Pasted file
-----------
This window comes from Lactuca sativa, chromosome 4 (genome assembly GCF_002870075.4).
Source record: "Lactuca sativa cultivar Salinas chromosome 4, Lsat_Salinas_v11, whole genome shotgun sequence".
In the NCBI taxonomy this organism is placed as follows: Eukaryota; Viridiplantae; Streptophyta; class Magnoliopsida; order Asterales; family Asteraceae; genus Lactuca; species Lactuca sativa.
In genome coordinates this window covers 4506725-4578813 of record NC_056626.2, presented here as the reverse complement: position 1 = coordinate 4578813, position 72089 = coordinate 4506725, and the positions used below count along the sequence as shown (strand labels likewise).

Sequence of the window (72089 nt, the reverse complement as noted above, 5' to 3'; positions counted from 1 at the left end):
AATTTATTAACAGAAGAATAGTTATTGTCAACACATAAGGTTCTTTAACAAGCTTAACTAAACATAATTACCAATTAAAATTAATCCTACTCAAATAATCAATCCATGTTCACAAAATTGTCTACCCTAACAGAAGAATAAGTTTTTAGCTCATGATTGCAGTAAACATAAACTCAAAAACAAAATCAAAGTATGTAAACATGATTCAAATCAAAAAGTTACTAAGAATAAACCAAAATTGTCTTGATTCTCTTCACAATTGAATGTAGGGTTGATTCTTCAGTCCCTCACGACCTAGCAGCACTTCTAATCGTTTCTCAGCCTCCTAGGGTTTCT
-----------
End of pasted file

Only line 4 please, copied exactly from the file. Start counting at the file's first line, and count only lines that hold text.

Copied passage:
In genome coordinates this window covers 4506725-4578813 of record NC_056626.2, presented here as the reverse complement: position 1 = coordinate 4578813, position 72089 = coordinate 4506725, and the positions used below count along the sequence as shown (strand labels likewise).